3.5. Tsuji model atmospheres (T)

The T analysis was provided by T. Tsuji. Modelling was restricted to Star 4, as the recent focus of the contributing author has been on the analysis of near infrared molecular lines (Tsuji 2008). With the given photometric data (see Table 2) it was not easy to infer fundamental parameters of this star. According to Perrin et al. (1998)J − K = 1.21 corresponds to an M7 giant (see their Table 3), which would have a typical Teff of 3087    ±    94 K (see their Table 5). Teff = 3100 K was, thus, chosen for Star 4. In the absence of any information on mass, radius, etc. it was simply assumed that M = 2   M and R = 200   R. These model parameters were adopted, together with a microturbulence vmic = 3 km s-1, from a grid of model photospheres for red giant stars presented in Tsuji (2008). The abundance pattern used for the modelling is described in Table 4, case (b), in Tsuji (2008) for CNO and in Table 1 in Tsuji (2002) for other elements. Line data for CO 3–0 lines are listed in Table 11. Line positions and gf values are referenced in (Tsuji 2008). In particular, log AC/AH = −3.92, log AN/AH = −3.55, log AO/AH = −3.31, and [Fe/H]  =  0.0, were chosen.

For the abundance analysis, 14 CO lines relatively free from blending in the given spectrum of Star 4 were measured. The resulting equivalent width (EW) data are given in Table 11. A measurement of OH and CN lines was also attempted but it was difficult to find a sufficient number of lines free from disturbance. Line-by-line (LL) analysis as described in detail in Tsuji (1986, 2008) was applied to measure the selected CO lines. Results are shown in Fig. 9a, in which logarithmic abundance corrections to the assumed carbon abundance for different lines are given for vmic = 3, 4, and 5 km s-1. For the microturbulence value given in Table 15), the abundance corrections were found to be independent of EWs, and the mean logarithmic abundance correction was found to be  + 0.36 ± 0.13. This resulted in log    AC/AH = −3.92 + 0.36 = −3.56 ± 0.13. Figure 9b shows that the logarithmic abundance corrections are on average zero for these parameters.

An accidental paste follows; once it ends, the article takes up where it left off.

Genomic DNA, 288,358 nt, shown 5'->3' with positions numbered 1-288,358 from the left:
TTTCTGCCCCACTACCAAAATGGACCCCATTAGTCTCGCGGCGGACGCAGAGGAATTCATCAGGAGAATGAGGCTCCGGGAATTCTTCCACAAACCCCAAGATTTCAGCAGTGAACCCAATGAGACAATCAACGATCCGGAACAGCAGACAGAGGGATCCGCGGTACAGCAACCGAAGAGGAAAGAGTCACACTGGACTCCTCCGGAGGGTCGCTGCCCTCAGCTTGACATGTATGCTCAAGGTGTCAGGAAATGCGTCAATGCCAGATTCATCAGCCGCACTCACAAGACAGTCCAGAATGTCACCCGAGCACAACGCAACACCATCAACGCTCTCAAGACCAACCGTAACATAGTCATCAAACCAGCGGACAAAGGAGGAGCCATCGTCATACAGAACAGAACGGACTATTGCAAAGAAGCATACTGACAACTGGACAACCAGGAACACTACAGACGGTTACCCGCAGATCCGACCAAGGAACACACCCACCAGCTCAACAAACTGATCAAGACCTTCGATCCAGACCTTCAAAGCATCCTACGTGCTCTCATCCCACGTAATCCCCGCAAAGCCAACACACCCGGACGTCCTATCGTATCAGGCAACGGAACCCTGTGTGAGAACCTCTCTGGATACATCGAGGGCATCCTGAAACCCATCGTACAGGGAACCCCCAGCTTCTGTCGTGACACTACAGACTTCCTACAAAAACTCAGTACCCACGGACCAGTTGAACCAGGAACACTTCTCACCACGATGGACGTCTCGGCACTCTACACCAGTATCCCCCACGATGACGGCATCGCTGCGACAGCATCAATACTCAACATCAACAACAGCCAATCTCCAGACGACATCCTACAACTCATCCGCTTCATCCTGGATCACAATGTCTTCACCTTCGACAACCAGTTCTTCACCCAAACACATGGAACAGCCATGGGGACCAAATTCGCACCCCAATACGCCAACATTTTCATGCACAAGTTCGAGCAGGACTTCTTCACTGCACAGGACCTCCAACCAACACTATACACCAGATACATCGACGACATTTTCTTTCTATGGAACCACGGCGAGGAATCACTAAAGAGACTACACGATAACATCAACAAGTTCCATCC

thumbnail Fig. 9

T analysis: a) line-by-line analysis of CO lines in Star 4, i.e. logarithmic abundance corrections to the assumed carbon abundance derived from the observed log W/ν values are plotted against the log W/ν values for vmic = 3, 4, and 5 km s-1; b) confirmation of the null abundance corrections for log AC/AH = −3.56 and vmic = 3.93 km s-1.

For the resulting microturbulence and carbon abundance, a synthetic spectrum for the region of the CO 3–0 band was computed, and the result is compared with the observed one in Fig. 10a. The CO lines used in the LL analysis are indicated by the rotational identifications for the CO 3–0 lines. Only these CO lines should be considered for estimating the quality of the fit, but fits are not so good even for these lines. To improve the fits in Fig. 10b, some additional broadening may be required, and several values of macroturbulent velocities were tried. It was found that the fits are somewhat improved for the selected CO lines with an assumed macroturbulent velocity of 3.0 km s-1 (which could have been determined empirically if a sufficient number of weak lines could be measured, as in Fig. 3 in Tsuji 1986).

thumbnail Fig. 10

T analysis: a) observed spectrum (dots, relative flux vs. wave number) and model spectrum (solid line) with a macroturbulence of zero, for the CO lines between 1.5601 and 1.5625 μm of Star 4; b) the same as a) but with a macroturbulence of 3.0 km s-1.

Because the stellar parameters (Teff,M,R, etc.) cannot be pre-defined well and because the number of lines is too small for the LL analysis, only the basic procedure to analyze the stellar spectrum has been shown and a final converged solution was not pursued. However, we may conclude that the abundance determination is possible even for very cool stars in this way, if dozens of weak lines could be measured.